Here’s the question: BLM the organization “Demands” #Defunding the Police? Easy to say from a place like Southborough, but what are the real world implications of such an “Unconstrained” vision for the lives and futures of the people who actually live in urban communities?

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15 Eileen July 2, 2020 at 4:08 PM

Thank you for doing this.

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16 Southern Breeze July 3, 2020 at 6:38 PM

That is an excellent video. Thanks so much for sharing.

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17 Eileen July 6, 2020 at 9:51 AM

I was meaning to thank “Anonymous”, and all the other young people who protested on July 3rd. And yes, it is a human rights matter. Thank you.

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18 Dean Dairy July 1, 2020 at 8:02 PM

So many strawmen…

Southsider, I never implied “that this entire ‘demonstration’ was somehow organized by ‘well funded activists’ with an ‘extreme agenda’.” In context, what you grafted was from a separate discussion of “well-funded activists are literally organizing around a strategy making the public classroom and curriculum the next ideological battlefield in their extremist agenda.” I wrote that before I read Superintendent Martineau quoting Angela Davis. You can ask those two about that trend.

Moreover, I never questioned 8th graders going to the demonstration, whether it was of their own volition for deeply felt reasons, just to hang out with their peers or being “asked” by “organizers” to come and to follow certain protocols (Beth’s words). What I did say was “[i]t’s unclear what exactly these children are being asked to “protest” or whose agenda they’re being asked to publicly endorse.”

Notice, a prior commenter made a similar point, only to be rebuked by two adults who told him or her exactly what the kids believe they are protesting. Yep.

Beth, I’ve never suggested that “people who have a different viewpoint than [me] have been somehow co-opted into some kind of cultish movement.”

Quite the opposite.

I’ve simply implored people to contest not only those with a different viewpoint, but also to retain the independence to challenge the agendas of those people ostensibly within their own column who promote ideologies and methods that do not comport with their own.

If anything, that’s a plea to establish dialogue between people who traditionally disagree in minor degrees by declaring themselves independent from extremists who are diametrically opposed to them finding a common ground.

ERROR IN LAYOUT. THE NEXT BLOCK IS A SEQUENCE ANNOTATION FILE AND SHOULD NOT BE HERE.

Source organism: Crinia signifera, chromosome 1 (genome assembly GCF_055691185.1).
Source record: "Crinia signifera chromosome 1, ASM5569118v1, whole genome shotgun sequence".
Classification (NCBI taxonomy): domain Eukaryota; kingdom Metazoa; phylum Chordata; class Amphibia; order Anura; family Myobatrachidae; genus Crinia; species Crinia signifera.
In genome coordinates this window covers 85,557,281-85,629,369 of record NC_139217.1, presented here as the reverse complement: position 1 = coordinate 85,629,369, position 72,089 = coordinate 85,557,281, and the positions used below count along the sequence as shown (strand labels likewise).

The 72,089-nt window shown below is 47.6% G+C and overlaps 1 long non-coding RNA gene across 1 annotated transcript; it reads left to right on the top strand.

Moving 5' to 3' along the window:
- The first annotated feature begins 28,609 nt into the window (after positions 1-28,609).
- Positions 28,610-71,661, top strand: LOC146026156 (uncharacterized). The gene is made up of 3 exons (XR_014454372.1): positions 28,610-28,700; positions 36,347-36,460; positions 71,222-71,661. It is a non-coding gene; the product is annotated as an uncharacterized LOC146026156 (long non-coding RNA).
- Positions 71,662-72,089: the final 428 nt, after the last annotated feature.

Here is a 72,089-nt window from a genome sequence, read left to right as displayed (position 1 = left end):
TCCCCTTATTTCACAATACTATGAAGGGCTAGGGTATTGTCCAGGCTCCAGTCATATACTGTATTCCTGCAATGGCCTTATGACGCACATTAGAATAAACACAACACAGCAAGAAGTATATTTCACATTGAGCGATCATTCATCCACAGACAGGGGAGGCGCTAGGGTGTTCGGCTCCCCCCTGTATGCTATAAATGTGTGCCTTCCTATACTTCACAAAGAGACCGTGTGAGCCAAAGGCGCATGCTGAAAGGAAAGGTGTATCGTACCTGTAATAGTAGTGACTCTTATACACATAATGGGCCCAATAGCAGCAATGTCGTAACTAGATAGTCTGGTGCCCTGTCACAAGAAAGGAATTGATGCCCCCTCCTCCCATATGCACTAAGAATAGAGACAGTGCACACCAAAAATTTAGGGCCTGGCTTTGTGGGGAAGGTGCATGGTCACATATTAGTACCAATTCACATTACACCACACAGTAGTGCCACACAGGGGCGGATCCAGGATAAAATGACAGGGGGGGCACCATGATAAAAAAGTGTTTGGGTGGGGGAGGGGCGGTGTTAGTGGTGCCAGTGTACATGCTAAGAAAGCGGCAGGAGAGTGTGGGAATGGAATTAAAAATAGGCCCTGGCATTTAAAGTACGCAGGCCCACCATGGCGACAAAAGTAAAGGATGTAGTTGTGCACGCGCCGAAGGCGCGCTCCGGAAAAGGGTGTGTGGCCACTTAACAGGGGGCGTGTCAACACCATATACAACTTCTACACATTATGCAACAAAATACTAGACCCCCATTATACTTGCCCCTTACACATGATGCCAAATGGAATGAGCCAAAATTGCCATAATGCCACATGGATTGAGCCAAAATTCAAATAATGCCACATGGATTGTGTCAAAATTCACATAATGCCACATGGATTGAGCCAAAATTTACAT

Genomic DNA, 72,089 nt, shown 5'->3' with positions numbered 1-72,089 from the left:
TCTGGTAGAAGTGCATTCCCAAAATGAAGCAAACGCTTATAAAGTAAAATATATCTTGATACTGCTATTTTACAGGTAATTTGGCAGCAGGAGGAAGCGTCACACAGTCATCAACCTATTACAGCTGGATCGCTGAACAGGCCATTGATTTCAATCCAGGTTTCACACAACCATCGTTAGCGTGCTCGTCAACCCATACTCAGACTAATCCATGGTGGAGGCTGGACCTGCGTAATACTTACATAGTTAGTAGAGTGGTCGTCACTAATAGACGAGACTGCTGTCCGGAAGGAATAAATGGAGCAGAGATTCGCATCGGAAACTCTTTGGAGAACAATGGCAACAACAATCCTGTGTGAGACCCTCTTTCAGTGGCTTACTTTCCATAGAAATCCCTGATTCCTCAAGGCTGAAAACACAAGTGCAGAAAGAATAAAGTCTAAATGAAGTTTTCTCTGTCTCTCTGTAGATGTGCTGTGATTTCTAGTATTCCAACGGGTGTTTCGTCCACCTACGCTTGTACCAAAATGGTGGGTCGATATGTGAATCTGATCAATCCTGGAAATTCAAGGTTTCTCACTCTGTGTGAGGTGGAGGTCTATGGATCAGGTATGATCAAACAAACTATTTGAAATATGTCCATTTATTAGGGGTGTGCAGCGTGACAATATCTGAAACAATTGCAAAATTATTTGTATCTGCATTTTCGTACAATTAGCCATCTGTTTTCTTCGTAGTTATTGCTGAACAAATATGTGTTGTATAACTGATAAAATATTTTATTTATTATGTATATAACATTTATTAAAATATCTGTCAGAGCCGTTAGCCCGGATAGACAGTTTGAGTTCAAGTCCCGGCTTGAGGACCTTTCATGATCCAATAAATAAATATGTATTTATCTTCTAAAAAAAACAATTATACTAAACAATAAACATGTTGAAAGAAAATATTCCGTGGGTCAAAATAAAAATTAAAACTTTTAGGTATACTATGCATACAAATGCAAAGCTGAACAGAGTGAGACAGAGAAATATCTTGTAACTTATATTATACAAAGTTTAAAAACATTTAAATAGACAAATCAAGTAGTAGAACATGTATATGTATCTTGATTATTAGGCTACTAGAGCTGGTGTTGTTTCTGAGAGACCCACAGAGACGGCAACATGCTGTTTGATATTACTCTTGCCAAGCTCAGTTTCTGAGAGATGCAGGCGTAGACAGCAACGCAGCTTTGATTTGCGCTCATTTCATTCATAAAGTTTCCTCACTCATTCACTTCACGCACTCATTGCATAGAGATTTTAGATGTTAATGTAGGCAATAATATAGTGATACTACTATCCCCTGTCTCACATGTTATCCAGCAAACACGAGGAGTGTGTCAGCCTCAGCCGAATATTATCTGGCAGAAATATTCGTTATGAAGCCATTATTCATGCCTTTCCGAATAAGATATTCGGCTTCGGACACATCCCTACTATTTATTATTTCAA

Perniciously, there are people and organizations systemically opposed to finding such compromise as a threat to the political power they derive from protracted conflict.

Consequently, as a civil society, we need to be on guard against the threats to our freedom to agree as much as we do the threats to our freedom to disagree.

Actually, I find it hard to discern just how different my viewpoint is than many of the demonstrators, old and young. Most astounding is how few specifics have been mentioned in the local “debate.” In the blink of an eye a deluge of emotionalism and virtue signaling has predominated, more in the trendy fashion of social media selfies than a Letter from a Birmingham Jail.

On substance, how many of the protesters of a progressive bent even know that for decades conservatives and libertarians have been critical of the entirely judge-made doctrine of qualified immunity? Opposed the proliferation of no-knock raids? Opposed the abuse of fines and forfeitures to fund municipal courts and police departments? The list continues.

Who doesn’t want them to know, and who benefits from them not knowing?

Clear language is often the first casualty. The conflation of an axiomatic principle such as “black lives matter” with a specific organization’s name does lend a “culty ambiguity” that is deceptive when used to obscure an extremist agenda, especially for less sophisticated children.

Again, let the readers to decide for themselves and their children over time whether there’s an element of creeping indoctrination, intimidation and polarization that needs to be resisted.

We’re all free to disagree and, sometimes, even agree!

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19 it’s not politics, it’s human rights July 5, 2020 at 11:49 PM